The Spanish-American War of 1898 seems to mark a turning point in both geopolitical and literary histories. The victorious American empire ascended and dominated the globe culturally in the twentieth century, while the once-mighty Spanish empire declined and became a minor state in the world republic of letters. But what if this narrative relies on several faulty assumptions, and what if key modernist figures in both America and Spain radically rewrote these histories—at the foundational moment of modern literary studies?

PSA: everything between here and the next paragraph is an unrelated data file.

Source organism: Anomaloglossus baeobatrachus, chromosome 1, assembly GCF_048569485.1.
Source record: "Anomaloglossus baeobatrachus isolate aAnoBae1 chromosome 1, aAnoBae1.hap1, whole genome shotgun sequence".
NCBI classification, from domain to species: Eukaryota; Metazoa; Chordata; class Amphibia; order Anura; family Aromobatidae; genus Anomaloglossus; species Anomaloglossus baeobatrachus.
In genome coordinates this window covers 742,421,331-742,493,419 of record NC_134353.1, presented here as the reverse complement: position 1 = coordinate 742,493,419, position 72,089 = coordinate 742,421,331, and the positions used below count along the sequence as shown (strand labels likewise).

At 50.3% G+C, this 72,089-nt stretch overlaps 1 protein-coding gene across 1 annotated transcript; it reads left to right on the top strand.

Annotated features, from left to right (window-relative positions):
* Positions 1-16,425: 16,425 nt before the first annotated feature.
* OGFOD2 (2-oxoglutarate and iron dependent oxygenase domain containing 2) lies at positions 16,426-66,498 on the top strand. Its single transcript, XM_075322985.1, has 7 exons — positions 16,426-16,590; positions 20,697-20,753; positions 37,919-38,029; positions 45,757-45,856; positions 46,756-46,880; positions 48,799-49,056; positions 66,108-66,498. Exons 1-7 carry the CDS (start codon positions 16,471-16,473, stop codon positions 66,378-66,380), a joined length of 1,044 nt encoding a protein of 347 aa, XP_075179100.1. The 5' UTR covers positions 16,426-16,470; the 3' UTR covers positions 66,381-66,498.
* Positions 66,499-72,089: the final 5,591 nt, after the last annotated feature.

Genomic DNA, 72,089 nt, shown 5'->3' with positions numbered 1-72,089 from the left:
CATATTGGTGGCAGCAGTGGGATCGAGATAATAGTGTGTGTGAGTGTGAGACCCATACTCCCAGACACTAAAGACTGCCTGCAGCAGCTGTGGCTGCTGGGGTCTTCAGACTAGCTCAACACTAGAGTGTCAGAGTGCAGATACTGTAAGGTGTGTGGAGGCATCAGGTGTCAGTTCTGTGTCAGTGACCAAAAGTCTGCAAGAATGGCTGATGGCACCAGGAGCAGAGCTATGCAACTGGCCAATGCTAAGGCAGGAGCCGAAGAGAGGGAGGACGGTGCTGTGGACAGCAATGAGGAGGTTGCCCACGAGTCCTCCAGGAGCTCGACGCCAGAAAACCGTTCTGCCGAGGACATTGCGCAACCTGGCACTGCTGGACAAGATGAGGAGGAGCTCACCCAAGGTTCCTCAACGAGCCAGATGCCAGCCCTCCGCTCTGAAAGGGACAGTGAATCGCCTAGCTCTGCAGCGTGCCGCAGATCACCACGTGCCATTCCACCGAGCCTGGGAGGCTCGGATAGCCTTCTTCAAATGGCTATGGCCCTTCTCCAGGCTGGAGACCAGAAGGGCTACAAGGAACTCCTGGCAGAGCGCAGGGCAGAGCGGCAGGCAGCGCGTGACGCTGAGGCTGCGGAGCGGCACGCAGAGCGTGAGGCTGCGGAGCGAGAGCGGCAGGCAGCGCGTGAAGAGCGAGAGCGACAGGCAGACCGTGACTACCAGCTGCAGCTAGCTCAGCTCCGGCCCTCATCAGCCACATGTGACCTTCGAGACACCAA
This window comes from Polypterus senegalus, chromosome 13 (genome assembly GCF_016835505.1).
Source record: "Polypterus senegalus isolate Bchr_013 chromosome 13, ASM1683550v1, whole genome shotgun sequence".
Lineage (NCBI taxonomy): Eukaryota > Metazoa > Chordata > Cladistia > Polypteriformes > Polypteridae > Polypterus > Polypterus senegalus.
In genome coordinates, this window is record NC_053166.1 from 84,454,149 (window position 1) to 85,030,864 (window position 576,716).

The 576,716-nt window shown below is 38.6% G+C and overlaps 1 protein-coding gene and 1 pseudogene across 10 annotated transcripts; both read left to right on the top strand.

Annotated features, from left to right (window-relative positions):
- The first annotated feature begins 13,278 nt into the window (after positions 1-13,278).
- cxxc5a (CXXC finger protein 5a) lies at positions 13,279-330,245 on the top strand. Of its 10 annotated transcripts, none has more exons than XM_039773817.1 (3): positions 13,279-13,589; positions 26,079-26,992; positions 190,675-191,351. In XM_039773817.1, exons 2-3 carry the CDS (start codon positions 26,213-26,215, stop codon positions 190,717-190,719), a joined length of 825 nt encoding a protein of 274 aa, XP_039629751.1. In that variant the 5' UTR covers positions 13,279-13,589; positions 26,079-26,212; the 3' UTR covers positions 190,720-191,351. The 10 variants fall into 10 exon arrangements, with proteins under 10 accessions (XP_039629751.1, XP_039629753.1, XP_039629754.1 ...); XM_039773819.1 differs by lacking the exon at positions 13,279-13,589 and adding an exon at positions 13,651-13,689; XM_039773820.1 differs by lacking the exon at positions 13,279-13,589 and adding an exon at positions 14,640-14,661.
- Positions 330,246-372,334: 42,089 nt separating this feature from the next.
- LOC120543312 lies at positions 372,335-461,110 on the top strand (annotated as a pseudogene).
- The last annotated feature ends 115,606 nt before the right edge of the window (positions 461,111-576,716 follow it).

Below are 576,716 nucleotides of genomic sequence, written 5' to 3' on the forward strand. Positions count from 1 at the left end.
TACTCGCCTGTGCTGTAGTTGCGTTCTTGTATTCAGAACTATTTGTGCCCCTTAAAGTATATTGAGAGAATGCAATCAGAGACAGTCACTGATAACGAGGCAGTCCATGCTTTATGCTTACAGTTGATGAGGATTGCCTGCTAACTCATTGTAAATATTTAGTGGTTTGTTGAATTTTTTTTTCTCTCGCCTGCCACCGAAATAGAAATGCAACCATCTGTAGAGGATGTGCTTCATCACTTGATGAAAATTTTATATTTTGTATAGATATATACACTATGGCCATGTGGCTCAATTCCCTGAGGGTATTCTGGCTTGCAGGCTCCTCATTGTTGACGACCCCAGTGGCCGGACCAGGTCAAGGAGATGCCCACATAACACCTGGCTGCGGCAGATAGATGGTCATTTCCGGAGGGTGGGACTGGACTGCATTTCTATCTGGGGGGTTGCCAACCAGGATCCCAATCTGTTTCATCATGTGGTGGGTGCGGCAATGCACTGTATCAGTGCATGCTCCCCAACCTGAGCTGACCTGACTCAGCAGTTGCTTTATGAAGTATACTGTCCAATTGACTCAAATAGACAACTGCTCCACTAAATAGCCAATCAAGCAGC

Rogers follows the networks of American and Spanish writers, translators, and movements to uncover surprising arguments that forged the politics and aesthetics of modernism. He revisits the role of empire—from its institutions to its cognitive effects—in shaping a nation's literature and culture. He reads the provocative, often counterintuitive arguments of John Dos Passos, who held that "American literature" could only flourish if the expanding U.S. empire collapsed like Spain's. He follows Ezra Pound's use of Spanish poetry to structure the Cantos and the poet Juan Ramón Jiménez's interpretations of modernismo across several languages. And he tracks the controversial theorization of a Harlem-Havana-Madrid nexus for black writing, and Ernest Hemingway's development of a version of cubist Spanglish in For Whom the Bell Tolls.